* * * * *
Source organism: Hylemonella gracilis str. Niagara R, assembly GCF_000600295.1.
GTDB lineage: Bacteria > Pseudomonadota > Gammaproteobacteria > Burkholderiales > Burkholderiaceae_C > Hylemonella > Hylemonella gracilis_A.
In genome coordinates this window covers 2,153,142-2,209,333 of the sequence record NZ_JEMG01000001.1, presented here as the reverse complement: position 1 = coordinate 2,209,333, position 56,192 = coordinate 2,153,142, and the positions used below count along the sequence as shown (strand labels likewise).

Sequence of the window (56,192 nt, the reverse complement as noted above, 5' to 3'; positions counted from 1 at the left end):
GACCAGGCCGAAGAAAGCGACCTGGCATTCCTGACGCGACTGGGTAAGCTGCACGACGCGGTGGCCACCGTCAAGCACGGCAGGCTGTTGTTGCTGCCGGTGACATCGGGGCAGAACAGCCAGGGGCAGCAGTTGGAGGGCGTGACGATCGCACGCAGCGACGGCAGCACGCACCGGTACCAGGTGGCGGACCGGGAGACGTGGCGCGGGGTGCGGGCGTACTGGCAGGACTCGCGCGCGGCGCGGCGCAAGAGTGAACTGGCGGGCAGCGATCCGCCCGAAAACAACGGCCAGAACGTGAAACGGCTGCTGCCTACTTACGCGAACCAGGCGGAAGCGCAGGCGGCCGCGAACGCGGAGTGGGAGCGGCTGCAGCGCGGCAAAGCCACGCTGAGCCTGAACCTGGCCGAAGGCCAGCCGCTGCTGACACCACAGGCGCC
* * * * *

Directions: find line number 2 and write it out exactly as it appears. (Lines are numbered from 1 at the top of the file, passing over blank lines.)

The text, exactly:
GTDB lineage: Bacteria > Pseudomonadota > Gammaproteobacteria > Burkholderiales > Burkholderiaceae_C > Hylemonella > Hylemonella gracilis_A.